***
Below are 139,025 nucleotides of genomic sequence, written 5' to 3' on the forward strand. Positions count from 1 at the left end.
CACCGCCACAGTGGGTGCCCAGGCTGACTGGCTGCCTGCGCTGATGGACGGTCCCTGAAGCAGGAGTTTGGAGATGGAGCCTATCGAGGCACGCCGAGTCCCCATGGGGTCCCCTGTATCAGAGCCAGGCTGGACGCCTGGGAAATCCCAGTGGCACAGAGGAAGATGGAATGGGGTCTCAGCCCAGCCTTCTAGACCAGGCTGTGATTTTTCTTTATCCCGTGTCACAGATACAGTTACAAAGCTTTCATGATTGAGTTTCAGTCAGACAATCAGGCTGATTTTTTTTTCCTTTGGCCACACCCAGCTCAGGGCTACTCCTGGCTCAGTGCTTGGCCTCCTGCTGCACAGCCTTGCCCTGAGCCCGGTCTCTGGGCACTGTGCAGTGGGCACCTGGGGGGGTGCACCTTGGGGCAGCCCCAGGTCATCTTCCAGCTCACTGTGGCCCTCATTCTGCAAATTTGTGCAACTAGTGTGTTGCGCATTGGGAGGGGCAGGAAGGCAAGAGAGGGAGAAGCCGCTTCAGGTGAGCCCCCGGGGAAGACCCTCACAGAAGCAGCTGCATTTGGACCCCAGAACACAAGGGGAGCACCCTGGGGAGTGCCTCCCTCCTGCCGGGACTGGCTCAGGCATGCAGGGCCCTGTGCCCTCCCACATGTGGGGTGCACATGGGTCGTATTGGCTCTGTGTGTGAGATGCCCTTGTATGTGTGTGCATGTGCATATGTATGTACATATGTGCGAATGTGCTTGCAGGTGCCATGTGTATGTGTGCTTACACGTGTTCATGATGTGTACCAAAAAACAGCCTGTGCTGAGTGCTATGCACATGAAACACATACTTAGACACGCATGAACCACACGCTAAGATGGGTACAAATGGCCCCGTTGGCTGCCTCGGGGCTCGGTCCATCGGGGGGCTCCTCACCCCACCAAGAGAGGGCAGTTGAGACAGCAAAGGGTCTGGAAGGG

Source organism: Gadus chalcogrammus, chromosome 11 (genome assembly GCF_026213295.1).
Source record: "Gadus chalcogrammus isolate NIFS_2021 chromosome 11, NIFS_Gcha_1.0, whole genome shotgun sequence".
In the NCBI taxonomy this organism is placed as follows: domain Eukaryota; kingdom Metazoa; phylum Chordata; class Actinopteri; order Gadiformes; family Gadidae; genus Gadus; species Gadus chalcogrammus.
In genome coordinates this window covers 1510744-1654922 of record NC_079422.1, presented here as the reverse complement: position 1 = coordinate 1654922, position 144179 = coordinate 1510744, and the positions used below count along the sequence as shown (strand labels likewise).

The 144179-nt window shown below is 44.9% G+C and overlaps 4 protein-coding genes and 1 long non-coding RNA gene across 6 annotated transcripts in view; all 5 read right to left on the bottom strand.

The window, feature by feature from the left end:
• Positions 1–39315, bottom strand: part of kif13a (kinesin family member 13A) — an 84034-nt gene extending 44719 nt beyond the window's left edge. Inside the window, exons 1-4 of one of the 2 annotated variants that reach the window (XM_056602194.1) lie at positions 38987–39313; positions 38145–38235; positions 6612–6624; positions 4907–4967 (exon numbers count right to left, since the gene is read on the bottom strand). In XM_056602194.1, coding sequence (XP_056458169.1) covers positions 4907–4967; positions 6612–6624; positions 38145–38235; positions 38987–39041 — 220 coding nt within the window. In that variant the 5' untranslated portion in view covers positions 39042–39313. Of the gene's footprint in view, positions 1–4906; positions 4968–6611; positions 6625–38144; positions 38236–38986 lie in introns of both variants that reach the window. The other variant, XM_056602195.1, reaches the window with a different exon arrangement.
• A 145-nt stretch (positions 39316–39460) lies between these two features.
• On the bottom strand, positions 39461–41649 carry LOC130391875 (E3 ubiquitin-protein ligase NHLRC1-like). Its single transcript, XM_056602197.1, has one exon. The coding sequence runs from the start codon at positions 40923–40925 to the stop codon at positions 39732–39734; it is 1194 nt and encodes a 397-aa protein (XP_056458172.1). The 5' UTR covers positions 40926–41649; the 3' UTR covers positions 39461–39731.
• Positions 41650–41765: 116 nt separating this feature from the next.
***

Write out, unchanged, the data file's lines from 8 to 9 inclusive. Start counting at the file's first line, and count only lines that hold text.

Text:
The window, feature by feature from the left end:
• Positions 1–39315, bottom strand: part of kif13a (kinesin family member 13A) — an 84034-nt gene extending 44719 nt beyond the window's left edge. Inside the window, exons 1-4 of one of the 2 annotated variants that reach the window (XM_056602194.1) lie at positions 38987–39313; positions 38145–38235; positions 6612–6624; positions 4907–4967 (exon numbers count right to left, since the gene is read on the bottom strand). In XM_056602194.1, coding sequence (XP_056458169.1) covers positions 4907–4967; positions 6612–6624; positions 38145–38235; positions 38987–39041 — 220 coding nt within the window. In that variant the 5' untranslated portion in view covers positions 39042–39313. Of the gene's footprint in view, positions 1–4906; positions 4968–6611; positions 6625–38144; positions 38236–38986 lie in introns of both variants that reach the window. The other variant, XM_056602195.1, reaches the window with a different exon arrangement.